Debbie has seen a decline in her business after some profitable years She struggled to find an answer for the downturn so she hired a business consultant to analyse her business and offer suggestions.
One thing became very clear after a few questions from the business consultant. Debbie was asked the following questions:
How many customers walk through your doors each week, month?
How many of those customers walk away without making a purchase?
What is the average monthly purchase for each customer?
Debbie did not have definitive answers for the questions. She took her customers for granted when things were going well. She assumed great prices, an ideal location and good service were enough to sustain her business. As she later found out, that was not the case.
Her business consultant told her, “Think of your customers as the engine that keeps your business going.” He also emphasized the need to put a higher value on each customer.
A survey done over a few weeks found that some customers were leaving because they could not find someone to help with their purchases. So Debbie agreed to hire one more person and focus more on top class customer service. Items in her store were also rearranged to make shopping easier for customers and to help sales agents upsell each customer.
The consultant then outlined a specific plan of actions that would improve sales. The strategy for improved sales included the following:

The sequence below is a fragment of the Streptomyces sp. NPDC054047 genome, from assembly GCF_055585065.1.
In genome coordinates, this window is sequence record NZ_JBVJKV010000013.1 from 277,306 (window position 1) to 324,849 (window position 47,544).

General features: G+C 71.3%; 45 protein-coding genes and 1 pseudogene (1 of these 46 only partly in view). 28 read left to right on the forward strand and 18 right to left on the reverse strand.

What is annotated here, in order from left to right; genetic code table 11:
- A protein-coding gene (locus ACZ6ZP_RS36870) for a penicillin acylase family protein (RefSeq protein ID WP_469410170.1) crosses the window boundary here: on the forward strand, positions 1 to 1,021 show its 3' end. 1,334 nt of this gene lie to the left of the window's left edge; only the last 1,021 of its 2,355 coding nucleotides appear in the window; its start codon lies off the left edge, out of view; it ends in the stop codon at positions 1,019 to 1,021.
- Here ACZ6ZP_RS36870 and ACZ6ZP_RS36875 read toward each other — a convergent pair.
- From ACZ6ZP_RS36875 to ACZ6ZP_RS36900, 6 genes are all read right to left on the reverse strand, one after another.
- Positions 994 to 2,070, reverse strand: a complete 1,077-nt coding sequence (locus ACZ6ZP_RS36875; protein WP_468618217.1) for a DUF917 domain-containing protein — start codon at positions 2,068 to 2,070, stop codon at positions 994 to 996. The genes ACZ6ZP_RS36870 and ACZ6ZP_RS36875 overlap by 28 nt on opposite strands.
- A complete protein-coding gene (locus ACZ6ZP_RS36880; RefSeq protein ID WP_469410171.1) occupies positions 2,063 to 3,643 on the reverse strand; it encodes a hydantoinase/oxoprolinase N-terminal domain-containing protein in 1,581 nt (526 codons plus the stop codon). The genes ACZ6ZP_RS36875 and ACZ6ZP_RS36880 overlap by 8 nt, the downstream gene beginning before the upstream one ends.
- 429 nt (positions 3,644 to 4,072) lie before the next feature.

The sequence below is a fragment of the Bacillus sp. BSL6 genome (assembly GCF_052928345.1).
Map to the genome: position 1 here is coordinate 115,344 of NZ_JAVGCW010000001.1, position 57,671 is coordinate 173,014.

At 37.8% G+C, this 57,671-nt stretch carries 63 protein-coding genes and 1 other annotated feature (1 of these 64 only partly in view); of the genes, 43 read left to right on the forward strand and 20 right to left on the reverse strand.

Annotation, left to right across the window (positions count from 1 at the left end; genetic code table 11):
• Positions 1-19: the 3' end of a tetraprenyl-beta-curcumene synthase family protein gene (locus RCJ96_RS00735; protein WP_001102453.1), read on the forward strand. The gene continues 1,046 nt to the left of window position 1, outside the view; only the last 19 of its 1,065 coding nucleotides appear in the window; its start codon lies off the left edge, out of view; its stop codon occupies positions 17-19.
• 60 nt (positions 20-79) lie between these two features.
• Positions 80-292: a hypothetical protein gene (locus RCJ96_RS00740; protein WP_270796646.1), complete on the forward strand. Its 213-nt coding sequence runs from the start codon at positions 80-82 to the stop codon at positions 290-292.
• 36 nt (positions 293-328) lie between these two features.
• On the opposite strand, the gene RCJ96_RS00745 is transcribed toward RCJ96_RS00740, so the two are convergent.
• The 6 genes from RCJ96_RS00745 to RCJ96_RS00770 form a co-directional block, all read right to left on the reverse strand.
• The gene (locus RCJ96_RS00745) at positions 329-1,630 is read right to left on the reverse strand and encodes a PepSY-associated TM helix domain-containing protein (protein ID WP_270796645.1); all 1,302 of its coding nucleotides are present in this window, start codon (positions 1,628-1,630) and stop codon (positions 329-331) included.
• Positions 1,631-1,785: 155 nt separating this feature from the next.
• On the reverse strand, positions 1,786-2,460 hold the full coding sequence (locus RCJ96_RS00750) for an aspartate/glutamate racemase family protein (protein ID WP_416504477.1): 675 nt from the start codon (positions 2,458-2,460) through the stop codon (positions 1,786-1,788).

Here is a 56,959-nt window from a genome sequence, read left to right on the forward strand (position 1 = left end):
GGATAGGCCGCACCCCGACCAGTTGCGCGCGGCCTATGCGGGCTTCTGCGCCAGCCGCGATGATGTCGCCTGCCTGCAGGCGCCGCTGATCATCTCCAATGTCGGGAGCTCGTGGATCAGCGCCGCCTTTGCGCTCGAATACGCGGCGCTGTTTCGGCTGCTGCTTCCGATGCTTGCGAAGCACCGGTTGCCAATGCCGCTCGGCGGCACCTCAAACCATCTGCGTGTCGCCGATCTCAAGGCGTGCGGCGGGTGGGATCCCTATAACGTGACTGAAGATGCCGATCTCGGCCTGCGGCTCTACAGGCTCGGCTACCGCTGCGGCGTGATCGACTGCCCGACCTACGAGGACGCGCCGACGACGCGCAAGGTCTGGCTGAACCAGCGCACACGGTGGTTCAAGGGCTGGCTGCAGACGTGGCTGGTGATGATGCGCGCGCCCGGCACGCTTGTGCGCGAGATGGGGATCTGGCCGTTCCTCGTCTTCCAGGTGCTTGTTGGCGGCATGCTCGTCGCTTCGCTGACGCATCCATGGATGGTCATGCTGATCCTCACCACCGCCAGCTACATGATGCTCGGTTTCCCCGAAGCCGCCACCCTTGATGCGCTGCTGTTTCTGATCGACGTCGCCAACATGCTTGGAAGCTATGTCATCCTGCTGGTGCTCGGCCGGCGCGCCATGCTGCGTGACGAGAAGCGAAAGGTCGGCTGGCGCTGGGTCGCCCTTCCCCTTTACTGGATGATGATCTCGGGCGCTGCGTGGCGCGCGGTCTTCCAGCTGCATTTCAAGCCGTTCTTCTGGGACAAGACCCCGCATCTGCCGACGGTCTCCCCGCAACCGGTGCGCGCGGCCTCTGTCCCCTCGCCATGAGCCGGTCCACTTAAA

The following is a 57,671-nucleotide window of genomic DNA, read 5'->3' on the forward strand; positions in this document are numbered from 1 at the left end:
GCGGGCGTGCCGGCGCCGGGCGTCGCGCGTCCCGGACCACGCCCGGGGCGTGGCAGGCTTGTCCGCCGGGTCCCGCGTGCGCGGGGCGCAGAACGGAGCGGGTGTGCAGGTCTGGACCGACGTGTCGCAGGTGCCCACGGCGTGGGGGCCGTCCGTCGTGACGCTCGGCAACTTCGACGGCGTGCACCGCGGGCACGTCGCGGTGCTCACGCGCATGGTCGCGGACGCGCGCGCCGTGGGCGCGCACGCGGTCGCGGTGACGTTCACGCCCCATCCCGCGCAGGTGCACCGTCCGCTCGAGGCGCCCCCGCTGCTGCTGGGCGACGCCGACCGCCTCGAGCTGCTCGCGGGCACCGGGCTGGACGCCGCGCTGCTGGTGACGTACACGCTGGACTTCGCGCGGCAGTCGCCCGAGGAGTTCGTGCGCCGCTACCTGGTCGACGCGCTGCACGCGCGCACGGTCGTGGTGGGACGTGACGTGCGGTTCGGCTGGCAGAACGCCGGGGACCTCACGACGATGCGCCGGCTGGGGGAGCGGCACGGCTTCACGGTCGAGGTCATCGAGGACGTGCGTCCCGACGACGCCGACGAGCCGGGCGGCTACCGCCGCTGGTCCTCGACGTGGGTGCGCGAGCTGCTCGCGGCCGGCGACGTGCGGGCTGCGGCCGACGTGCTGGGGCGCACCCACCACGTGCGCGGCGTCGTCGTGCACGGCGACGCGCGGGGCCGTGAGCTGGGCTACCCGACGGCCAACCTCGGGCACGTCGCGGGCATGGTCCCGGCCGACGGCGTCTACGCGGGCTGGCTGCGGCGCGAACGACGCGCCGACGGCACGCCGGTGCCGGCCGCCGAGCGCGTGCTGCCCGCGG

1. Get more customers through the door.
2. Increase the average sale per customer.
3. Give incentives to encourage repeat business.
This is how this strategy works: Assume that 100 customers make a purchase each week. Assume that each customer spends on average Ja$100,000. So in a week the sales total would be:
100 x $100,000 = $10,000,000
If the number of customers increase by only 5% and the average sale increases by 5% per customer, the new weekly sales figure would be:
105 x $105,000 = $11,025,000
This represents an increase of $1,025,000 in weekly sales.
There is also the matter of repeat business. The plan of actions included offering incentives to capture customers names, home addresses and email addresses. From a carefully managed list, a few would be invited to “Private Only” sales events. Also some of the “bigger” spenders would periodically get discount coupons to encourage repeat business.
This is a proven strategy that has succeeded in different line of businesses. Capturing customers information, creating a list, managing that list and treating each customer like gold will increase sales.
It is easier to retain an existing customer than it is to gain a new customer.
VALUE YOUR EXISTING CUSTOMERS!